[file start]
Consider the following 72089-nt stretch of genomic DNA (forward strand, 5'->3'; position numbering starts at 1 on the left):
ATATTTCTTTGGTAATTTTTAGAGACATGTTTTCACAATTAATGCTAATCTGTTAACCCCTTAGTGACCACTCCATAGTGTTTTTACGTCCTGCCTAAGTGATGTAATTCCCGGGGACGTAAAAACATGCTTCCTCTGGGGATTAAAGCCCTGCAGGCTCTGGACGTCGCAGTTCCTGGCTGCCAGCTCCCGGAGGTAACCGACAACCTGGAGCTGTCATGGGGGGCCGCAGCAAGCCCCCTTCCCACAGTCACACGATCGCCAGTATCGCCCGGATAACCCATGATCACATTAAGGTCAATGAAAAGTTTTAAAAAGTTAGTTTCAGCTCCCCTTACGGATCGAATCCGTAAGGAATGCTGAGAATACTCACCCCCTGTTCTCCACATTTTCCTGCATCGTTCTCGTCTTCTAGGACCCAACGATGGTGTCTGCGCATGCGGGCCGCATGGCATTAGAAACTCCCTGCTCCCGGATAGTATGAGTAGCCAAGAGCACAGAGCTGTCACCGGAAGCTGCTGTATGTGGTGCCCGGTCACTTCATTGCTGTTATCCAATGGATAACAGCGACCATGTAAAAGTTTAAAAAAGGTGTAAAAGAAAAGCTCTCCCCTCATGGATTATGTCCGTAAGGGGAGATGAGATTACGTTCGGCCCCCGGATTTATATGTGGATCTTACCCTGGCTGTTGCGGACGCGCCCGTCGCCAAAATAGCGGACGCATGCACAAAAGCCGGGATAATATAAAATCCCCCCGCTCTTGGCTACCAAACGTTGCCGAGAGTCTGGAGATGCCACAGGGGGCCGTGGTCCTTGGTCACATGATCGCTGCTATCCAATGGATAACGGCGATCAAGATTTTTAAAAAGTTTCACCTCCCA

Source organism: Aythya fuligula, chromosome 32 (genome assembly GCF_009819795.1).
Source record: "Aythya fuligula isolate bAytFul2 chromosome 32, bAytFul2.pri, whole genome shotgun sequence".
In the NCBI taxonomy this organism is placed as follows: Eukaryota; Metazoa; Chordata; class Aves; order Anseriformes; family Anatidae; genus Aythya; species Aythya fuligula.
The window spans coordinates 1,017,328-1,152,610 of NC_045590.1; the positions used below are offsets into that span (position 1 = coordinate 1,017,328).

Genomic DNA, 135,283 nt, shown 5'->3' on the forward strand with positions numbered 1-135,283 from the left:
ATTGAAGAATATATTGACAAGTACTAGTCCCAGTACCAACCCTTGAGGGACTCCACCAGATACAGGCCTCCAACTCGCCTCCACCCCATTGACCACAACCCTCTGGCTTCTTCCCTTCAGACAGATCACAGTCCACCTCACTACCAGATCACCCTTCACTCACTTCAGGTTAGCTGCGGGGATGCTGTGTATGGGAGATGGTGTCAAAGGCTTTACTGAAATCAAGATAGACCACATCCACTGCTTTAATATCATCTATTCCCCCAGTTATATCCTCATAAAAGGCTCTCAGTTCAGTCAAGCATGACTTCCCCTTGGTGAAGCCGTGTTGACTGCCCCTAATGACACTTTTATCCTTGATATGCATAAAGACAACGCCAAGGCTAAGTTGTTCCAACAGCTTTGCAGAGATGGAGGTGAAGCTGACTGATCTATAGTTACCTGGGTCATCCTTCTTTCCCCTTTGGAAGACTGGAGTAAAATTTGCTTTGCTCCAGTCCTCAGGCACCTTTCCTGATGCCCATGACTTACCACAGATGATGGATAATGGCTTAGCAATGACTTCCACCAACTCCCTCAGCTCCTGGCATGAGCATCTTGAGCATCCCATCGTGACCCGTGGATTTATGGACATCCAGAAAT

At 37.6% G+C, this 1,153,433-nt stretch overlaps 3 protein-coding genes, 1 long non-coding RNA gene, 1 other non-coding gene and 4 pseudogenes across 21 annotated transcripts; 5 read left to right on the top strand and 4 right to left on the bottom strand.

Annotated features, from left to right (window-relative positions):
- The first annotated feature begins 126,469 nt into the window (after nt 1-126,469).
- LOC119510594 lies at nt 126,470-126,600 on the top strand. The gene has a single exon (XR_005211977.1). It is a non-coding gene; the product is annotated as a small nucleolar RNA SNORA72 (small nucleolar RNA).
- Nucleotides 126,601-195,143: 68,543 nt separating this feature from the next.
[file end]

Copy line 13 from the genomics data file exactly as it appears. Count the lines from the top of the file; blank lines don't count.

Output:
- Nucleotides 126,601-195,143: 68,543 nt separating this feature from the next.